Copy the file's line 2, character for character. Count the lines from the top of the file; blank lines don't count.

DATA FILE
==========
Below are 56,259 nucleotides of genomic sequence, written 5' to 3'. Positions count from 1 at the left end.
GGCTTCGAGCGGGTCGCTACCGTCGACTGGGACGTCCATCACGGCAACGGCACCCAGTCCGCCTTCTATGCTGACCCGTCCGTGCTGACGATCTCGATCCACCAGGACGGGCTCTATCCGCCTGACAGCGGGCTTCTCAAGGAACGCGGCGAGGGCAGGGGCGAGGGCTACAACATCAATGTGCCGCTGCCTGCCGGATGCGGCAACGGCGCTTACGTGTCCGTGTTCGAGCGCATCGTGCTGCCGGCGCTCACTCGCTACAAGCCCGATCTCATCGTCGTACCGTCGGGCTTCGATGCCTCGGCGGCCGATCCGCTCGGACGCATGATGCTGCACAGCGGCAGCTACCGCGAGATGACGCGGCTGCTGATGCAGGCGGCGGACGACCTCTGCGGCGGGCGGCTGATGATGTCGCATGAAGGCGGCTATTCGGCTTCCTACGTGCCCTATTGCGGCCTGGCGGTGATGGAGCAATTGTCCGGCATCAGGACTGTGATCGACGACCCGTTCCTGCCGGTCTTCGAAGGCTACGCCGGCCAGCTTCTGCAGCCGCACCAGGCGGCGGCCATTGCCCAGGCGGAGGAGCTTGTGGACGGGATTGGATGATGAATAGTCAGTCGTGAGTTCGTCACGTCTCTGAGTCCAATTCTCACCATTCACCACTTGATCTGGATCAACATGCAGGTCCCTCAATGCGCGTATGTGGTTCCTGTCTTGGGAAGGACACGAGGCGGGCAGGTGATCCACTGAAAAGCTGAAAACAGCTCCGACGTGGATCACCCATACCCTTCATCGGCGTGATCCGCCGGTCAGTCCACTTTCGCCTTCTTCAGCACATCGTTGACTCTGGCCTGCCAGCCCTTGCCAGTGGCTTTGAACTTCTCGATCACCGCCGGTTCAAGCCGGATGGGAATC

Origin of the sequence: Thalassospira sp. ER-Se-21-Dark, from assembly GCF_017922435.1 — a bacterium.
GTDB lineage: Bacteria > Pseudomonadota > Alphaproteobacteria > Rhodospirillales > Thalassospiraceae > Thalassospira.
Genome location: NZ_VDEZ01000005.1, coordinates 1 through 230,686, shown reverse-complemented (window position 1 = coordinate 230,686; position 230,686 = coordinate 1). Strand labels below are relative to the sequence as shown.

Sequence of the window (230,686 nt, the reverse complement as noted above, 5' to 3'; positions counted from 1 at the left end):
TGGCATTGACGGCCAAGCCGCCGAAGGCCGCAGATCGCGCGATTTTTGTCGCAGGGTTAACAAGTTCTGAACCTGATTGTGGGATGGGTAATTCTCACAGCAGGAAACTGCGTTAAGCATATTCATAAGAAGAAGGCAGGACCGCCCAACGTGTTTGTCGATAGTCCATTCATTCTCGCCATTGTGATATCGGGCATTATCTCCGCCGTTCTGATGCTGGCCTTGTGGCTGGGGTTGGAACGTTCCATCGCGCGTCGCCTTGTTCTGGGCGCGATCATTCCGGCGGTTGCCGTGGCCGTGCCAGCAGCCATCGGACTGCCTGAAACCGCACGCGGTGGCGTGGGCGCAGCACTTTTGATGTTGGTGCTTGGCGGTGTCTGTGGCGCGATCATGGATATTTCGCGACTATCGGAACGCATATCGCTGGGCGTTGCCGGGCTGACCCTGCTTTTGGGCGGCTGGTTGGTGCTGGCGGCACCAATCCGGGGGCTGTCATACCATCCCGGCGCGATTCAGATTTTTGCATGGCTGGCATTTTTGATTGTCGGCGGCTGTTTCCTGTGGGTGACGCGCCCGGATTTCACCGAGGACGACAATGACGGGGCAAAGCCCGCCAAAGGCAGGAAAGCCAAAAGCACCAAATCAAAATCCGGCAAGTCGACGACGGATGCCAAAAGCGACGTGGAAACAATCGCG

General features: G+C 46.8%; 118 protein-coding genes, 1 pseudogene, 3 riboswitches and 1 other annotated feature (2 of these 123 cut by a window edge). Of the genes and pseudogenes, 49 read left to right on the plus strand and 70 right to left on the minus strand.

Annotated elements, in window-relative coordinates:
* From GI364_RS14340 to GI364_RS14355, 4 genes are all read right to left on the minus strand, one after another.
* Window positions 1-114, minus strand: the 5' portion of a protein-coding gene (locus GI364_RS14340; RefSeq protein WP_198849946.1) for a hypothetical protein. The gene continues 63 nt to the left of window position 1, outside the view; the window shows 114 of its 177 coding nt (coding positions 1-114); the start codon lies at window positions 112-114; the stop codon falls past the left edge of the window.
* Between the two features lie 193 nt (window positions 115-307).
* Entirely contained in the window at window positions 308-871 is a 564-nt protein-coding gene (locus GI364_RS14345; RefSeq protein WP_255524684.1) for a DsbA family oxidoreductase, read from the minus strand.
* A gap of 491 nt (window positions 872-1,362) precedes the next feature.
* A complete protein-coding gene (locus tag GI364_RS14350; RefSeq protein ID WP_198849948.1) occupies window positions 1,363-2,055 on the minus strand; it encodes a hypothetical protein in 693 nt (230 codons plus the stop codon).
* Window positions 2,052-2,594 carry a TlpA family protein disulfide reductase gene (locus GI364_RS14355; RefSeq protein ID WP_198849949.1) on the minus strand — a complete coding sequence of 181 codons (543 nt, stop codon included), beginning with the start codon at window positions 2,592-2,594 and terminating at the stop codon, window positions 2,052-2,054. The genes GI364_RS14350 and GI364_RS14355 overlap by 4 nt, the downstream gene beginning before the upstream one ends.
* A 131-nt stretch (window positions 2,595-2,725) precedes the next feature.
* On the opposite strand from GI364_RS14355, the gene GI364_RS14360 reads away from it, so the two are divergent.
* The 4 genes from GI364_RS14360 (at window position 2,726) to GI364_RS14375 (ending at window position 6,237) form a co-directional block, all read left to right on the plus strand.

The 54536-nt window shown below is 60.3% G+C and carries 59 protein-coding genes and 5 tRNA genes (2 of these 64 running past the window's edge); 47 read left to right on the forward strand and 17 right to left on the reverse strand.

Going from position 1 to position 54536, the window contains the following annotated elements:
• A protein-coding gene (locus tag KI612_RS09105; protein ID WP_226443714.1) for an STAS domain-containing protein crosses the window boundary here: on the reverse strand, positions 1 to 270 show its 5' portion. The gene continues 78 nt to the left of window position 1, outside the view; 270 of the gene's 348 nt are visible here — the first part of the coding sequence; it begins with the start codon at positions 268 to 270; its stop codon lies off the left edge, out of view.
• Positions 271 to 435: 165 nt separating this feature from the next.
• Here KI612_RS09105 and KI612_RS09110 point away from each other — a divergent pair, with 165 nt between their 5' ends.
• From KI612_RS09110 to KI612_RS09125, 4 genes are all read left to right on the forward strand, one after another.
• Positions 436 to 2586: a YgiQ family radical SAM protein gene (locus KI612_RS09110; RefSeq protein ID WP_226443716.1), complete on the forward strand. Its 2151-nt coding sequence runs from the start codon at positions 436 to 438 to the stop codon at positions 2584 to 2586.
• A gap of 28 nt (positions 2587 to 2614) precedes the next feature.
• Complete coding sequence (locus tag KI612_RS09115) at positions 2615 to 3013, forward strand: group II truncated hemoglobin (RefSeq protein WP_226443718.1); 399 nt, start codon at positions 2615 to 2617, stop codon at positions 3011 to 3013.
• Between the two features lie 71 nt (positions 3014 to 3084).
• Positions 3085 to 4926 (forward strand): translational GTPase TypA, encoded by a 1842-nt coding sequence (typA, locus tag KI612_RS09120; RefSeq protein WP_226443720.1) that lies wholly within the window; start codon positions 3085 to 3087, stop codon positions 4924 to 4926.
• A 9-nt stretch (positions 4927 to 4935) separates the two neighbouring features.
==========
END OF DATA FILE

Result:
GGCTTCGAGCGGGTCGCTACCGTCGACTGGGACGTCCATCACGGCAACGGCACCCAGTCCGCCTTCTATGCTGACCCGTCCGTGCTGACGATCTCGATCCACCAGGACGGGCTCTATCCGCCTGACAGCGGGCTTCTCAAGGAACGCGGCGAGGGCAGGGGCGAGGGCTACAACATCAATGTGCCGCTGCCTGCCGGATGCGGCAACGGCGCTTACGTGTCCGTGTTCGAGCGCATCGTGCTGCCGGCGCTCACTCGCTACAAGCCCGATCTCATCGTCGTACCGTCGGGCTTCGATGCCTCGGCGGCCGATCCGCTCGGACGCATGATGCTGCACAGCGGCAGCTACCGCGAGATGACGCGGCTGCTGATGCAGGCGGCGGACGACCTCTGCGGCGGGCGGCTGATGATGTCGCATGAAGGCGGCTATTCGGCTTCCTACGTGCCCTATTGCGGCCTGGCGGTGATGGAGCAATTGTCCGGCATCAGGACTGTGATCGACGACCCGTTCCTGCCGGTCTTCGAAGGCTACGCCGGCCAGCTTCTGCAGCCGCACCAGGCGGCGGCCATTGCCCAGGCGGAGGAGCTTGTGGACGGGATTGGATGATGAATAGTCAGTCGTGAGTTCGTCACGTCTCTGAGTCCAATTCTCACCATTCACCACTTGATCTGGATCAACATGCAGGTCCCTCAATGCGCGTATGTGGTTCCTGTCTTGGGAAGGACACGAGGCGGGCAGGTGATCCACTGAAAAGCTGAAAACAGCTCCGACGTGGATCACCCATACCCTTCATCGGCGTGATCCGCCGGTCAGTCCACTTTCGCCTTCTTCAGCACATCGTTGACTCTGGCCTGCCAGCCCTTGCCAGTGGCTTTGAACTTCTCGATCACCGCCGGTTCAAGCCGGATGGGAATC